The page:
So you’ve just taken apart a hard drive, and you’re looking at all the pieces on your desktop. You’re somehow compelled to use them all in different projects. Why not pull out that very high quality bearing that keeps the platters spinning at high RPMs and build this simple anemometer with it? That’s what [Sergei Bezrukov] did, and it looks like a perfect el cheapo project.
The build is fairly low-tech and entirely sufficient. The cups are made from plastic containers that used to contain pantyhose. A Hall-effect sensor and a magnet take care of measuring the rotations, feeding its signal into a PIC that calculates the wind speed from the revolution rate. The rest of the housing is PVC, with some other miscellaneous parts found at the hardware store.
To calibrate the device, [Sergei] made a second hand-held unit that he could (presumably) drive around in a car to get a baseline wind speed, and then note down the revolution rate. Once you’ve got a good reference, holding the portable unit up to the permanent one transfers the calibration.
But the star of the show, that lets the anemometer spin effortlessly, is the sweet bearing that used to spin a hard-drive platter. If you haven’t played with one of these bearings before, you absolutely should. We just ran a post on taking apart a hard drive for its spare-parts goodness so you have no excuse. If you’re feeling goofy, you can mount one onto a board, step on it with the ball of your foot, and spin. They’re quality bearings, and you’ll be surprised how quickly you can spin as you pull your arms in.
Thank [Matt] for the tip!
The whining of the turbines in the 3D printed pneumatic rotary tool might make your teeth hurt. When [Axodus] tipped us off about it he mentioned it sounded like a 747 taking off. But we hear a dentist’s drill when watching the demo video.
[Richard Macfarlane] published his design if you want to try building one for yourself. But you will need to do some machining in addition to printing the enclosure and the pair of turbines. The shaft of the tool needs to fit the bearings precisely. It accepts a center blue spacer with a red turbine on either side. This assembly is encapsulated in the two-part threaded blue body which has a flange to friction fit with the shop vacuum hose. The business end of the machined shaft was designed and threaded to accept the collet from a Dremel or similar rotary tool.
We wonder how much work it would be to re-engineer this to act as a PCB drill press?
Continue reading “60,000 RPM vacuum powered rotary tool was 3D printed”
[Ben Krasnow’s] water vortex machine has been an exhibit in the lobby of the San Jose City Hall for quite some time now. Unfortuantely he recently had to perform some repair work on it due to the parts inside the water chamber rusting.
This is the same water vortex that we saw about a year ago. It uses a power drill to drive an impeller at the bottom of a water column to produce the vortex. That impeller was made from painted steel and after being submerged for eight months it began rusting, which discolored the water. [Ben’s] repair process, which you can watch after the break, replaces the shaft and the impeller. He reused a plastic PC cooling fan as the new impeller. The replacement shaft is stainless steel, as is all of the mounting hardware that will be in contact with water. But for us, the most interesting part of the repair is his explanation of the shaft gasket and bearings. Two thrust bearings and two radial bearings ensure that the shaft cannot move axially, which would cause a problem with the gasket. He had intended to swap out the oil seal for an all Teflon seal but the machined acrylic wasn’t conducive to the part swap. Instead, he replaced it with the same type of gasket, but bolstered the new one with some silicone to stave off corrosion.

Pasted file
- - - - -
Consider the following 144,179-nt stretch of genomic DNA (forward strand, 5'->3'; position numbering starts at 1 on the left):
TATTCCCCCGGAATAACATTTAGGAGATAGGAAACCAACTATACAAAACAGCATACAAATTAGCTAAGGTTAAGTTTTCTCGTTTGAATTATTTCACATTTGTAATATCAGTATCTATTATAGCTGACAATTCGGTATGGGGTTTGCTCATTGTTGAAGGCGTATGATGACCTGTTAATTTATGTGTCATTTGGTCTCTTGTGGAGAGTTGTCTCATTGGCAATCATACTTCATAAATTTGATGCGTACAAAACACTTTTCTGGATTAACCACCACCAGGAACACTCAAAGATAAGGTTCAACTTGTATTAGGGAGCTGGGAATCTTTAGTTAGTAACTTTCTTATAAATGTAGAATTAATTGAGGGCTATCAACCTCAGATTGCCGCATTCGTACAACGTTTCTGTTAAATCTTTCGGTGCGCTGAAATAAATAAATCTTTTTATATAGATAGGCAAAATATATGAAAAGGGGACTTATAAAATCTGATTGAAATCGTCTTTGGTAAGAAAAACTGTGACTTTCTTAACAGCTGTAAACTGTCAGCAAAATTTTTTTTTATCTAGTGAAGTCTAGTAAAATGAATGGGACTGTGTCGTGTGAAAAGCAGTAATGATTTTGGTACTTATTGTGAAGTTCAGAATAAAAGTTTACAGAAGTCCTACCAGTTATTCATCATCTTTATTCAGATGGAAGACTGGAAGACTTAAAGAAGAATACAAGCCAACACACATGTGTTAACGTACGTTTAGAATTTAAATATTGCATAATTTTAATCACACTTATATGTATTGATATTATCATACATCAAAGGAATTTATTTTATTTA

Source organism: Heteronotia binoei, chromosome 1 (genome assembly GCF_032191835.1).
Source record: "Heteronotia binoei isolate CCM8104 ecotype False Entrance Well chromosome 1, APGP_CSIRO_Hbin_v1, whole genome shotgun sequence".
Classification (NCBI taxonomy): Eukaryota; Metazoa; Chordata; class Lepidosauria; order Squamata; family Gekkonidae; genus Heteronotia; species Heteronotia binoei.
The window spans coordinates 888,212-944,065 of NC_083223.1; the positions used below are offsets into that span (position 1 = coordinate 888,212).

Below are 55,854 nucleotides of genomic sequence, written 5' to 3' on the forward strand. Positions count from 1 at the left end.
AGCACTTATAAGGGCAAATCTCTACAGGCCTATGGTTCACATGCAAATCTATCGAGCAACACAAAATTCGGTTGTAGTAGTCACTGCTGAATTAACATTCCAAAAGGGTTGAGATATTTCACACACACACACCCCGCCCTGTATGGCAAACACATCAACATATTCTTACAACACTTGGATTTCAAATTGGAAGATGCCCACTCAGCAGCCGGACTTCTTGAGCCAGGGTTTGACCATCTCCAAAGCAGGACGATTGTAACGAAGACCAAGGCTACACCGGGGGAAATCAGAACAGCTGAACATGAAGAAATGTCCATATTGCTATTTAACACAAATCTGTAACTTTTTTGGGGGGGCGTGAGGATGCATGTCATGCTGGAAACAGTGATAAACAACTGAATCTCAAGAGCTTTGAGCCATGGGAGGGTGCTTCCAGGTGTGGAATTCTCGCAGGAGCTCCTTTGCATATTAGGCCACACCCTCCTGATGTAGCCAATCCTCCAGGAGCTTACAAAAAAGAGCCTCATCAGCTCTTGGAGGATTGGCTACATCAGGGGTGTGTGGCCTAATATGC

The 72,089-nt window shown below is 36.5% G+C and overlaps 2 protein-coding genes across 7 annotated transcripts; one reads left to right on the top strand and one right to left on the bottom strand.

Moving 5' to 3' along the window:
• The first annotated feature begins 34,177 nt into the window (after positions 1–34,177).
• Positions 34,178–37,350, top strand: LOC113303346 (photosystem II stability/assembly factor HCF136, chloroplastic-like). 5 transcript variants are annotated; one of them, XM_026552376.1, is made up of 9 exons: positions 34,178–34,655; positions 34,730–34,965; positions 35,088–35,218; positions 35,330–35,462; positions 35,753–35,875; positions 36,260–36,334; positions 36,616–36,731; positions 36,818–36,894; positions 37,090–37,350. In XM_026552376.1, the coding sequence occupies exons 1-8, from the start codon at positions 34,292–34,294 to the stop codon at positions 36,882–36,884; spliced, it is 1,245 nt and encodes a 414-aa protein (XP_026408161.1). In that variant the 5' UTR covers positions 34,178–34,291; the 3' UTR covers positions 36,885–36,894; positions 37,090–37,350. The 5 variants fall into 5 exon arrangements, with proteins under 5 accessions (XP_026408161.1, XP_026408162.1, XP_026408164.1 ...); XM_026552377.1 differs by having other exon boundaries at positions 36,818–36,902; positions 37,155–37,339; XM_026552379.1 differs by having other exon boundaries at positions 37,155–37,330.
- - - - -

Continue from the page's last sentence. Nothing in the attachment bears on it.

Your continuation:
Continue reading “Water vortex exhibit repair gives a look at the bearing and gasket design”
While we normally don’t make it a habit to feature Kickstarter projects, we couldn’t pass this one up. [Barton Dring] from BuildLog.net is putting together a project called MakerSlide that we’re sure will interest many of you out there.
Through his various CNC builds, he has found that one of the more expensive and frustrating components to obtain is a linear bearing system. He notes that commercial systems are expensive, and while an occasional eBay bargain can be found, it’s not the ideal way of going about things. He also points out that homebrew systems usually work after some tuning and adjustments, but can be time consuming to build.
He is proposing a v-groove bearing system, complete with wheels made from Delrin, as a standardized replacement for all of the aforementioned solutions. He anticipates selling the rails for about 10 cents per centimeter, putting the average cost of a 4 foot system around $20.
As a bonus, he is offering up free MakerSlide materials to anyone that sends him a “new, innovative or interesting open source design or basic idea that uses the material.” You would only have to pay shipping in order to get your new project off the ground.
Standardization is always good, and seeing this rail system go into production would definitely benefit the hacker community. Take a minute to check it out if you are so inclined.
Taking a cue from the jog wheel we posted last week, [42ndOddity] has built an improved version. The design is based around a solid state rotary encoder instead of an optical encoder. The rotary encoder is far easier to attach and position properly. The knob is milled from scrap aluminum-it was a copier foot. To make the motion smooth, it’s sitting in a bearing from the same copier.